Among the questions prompted by Page’s work: Are North Korean cross-border traders an effective and powerful interest group in the DPRK today? Is their relationship to provincial officials in North Hamgyong and North Pyong’an adversarial or symbiotic? Does Jang Song-taek represent the interests of the trading elite, or an otherwise “pro-China” or “China-leaning” faction in Pyongyang? And, to be just a bit insouciant, why do the North Korean officials in or passing through Yanji prefer the Liujiang Hotel (which does not have a DPRK state-affiliated restaurant) when they could stay at the Rason Hotel (which assuredly does)?
To answer the question about Jang Song-Taek and the “new” (in the sense of “newly emergent”) Pyongyang elite and their relationship with China, it behooves us to look at the players on the Chinese side.
Dandong Leadership Watch (Part I)
Last week at SinoNK, we discussed the role of the past Vice-Director for Public Security in Yanbian, and today, the provincial official in focus is the Secretary of the Dandong CCP Committee, Dai Yulin.
The highest-ranking CCP provincial and city leaders, or the most successful ones at least, are technocrats, and they tend toil away in provinces distant from their personal power bases. Dai Yulin, born in 1959, is indeed a technocrat — with a doctorate in finance and two subsequent professorships in the same field — but he has been firmly entrenched in Liaoning province since at least the late 1980s, operating primarily within the tri-cornered circuit between Shenyang, Dalian, and Dandong.
In other words, he is a peninsular creature — that is to say, of the Liaoning peninsula, that economic counterweight to Kyonggi-do, which has the western part of North Korea caught in a kind of inevitable pincer of economic ties.
In particular, Dai is a Dalian man, having arrived there in 2001 and being promoted to vice mayor to the gregarious Bo Xilai [son of Bo
Yibo], China’s most famous “princeling” and now in charge of Chongqing, in 2008. Dai’s success in Dalian — a city which, in spite of three massive oil spills and a major chemical spill in the past 14 months of so, foreign columnists like Thomas Friedman still like to depict as a kind of ecotopia worthy of emulation by American mayors — resulted in his being thrown into Dandong at the unique historical juncture of August 2010, as plans began to materialize for accelerated ties with North Korea. He was re-upped for the position by the CCP Party Congress in Beijing in July 2011.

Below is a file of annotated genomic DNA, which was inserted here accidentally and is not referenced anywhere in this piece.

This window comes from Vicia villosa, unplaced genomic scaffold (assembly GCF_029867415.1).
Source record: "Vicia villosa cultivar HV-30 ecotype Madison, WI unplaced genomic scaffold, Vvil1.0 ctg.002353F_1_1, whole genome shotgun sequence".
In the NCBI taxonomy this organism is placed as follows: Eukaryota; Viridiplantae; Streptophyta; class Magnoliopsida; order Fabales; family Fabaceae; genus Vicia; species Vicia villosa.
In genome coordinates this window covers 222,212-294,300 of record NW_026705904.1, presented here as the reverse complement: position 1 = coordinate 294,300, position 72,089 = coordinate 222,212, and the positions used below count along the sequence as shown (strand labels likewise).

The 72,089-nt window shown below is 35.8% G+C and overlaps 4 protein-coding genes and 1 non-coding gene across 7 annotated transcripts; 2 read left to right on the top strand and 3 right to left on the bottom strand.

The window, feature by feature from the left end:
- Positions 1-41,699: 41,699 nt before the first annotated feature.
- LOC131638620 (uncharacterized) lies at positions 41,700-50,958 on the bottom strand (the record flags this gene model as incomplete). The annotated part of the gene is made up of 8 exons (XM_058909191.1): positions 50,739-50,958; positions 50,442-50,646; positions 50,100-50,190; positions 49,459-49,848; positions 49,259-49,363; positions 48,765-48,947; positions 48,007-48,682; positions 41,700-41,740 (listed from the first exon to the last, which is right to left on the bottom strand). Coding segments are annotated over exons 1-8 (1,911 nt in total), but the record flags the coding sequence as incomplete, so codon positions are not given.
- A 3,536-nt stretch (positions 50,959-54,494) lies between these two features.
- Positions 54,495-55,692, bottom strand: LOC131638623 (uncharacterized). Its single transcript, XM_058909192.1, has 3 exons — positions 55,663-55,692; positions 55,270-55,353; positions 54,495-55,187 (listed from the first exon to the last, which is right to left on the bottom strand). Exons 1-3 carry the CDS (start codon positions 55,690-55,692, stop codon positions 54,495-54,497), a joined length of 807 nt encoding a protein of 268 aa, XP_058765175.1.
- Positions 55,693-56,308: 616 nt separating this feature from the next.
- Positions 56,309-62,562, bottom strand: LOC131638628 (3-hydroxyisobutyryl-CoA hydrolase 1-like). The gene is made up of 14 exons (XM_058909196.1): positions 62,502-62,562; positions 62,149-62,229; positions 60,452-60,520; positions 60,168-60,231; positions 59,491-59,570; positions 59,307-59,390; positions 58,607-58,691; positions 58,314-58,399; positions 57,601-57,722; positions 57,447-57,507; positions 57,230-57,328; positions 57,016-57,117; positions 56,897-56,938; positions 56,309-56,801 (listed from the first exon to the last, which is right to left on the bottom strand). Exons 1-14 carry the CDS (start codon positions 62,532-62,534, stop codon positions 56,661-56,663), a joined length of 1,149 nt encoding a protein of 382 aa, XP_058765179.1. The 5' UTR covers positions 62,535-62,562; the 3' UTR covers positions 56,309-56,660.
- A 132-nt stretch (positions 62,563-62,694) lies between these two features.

Dai’s new office is in Xinchengqu; the entire city government has been moved out there. The famous Yalu River bridge, as was pointed out by Tang Longwen in a very nice Shijie Zhishi article earlier this year, is a relic of Japanese imperialism, and hardly has the capacity for the kind of extensive mega-city and multi-national trade that China ultimately has planned to flow via Liaoning and North Pyong’an and onward to Pyongyang and points well south and east. In other words, Dai’s new office is near the new $250 million bridge to Korea, which was reported on by the present author in dispatches from Dandong in June (here) and August of 2011.
By way of closing the argument about local ties and the relation of Chinese provincial officials to Pyongyang, this analysis from September 2011 bears repeating in full:
At first I wondered: even in the midst of North Korea’s biggest wave of Chinese aid and investment since 1958, isn’t it a little bit unusual for the mayor of Dandong to go to Pyongyang? And for KCNA to throw down not one, but three stories about the friendly visit?
And then I read a new piece in the Daily NK (which unlike so many DailyNK stories has much more than a just single source breathing rumors into a borderland cell phone) which describes a major purge going on in Sinuiju and surrounding North Pyong’an province.
…Occasionally one’s cross-border counterparts will simply disappear, and with them the claims to capacity or access of various kinds.
For Chinese officials in the northeastern provinces, the lesson is clear: always have friends in Pyongyang (preferably a handshake away from the Dear Leader), because the provincial cadre (even the ones you took out to karaoke, warbling away on the Dandong riviera) may not have your back after all.
And regardless of what North Korea does, money in the meantime is still flowing in Dandong, the little city with international ambitions. Not to veer into boosterism, but the city has indeed created an attractive investment environment for electronics and flat-screen manufacturers; a recent visit to the city of a representative from Philips was a focal point for Dai Yulin on December 15.
The interest in Sinuiju and the new Special Economic Zone — passed into law by the DPRK only on December 9 — is properly the subject of another post, one which will probably introduce SinoNK’s new Economic Analyst, Alan Ferrie.
If you’re feeling a bit wonky, I just posted a somewhat comprehensive survey of the border security environment in the PRC’s Yanbian Korean Automous Prefecture at SinoNK.com.
It seems that no Chinese delegations can get into the DPRK along the northern border, but, according to DailyNK, they are sending wreathes in as gifts.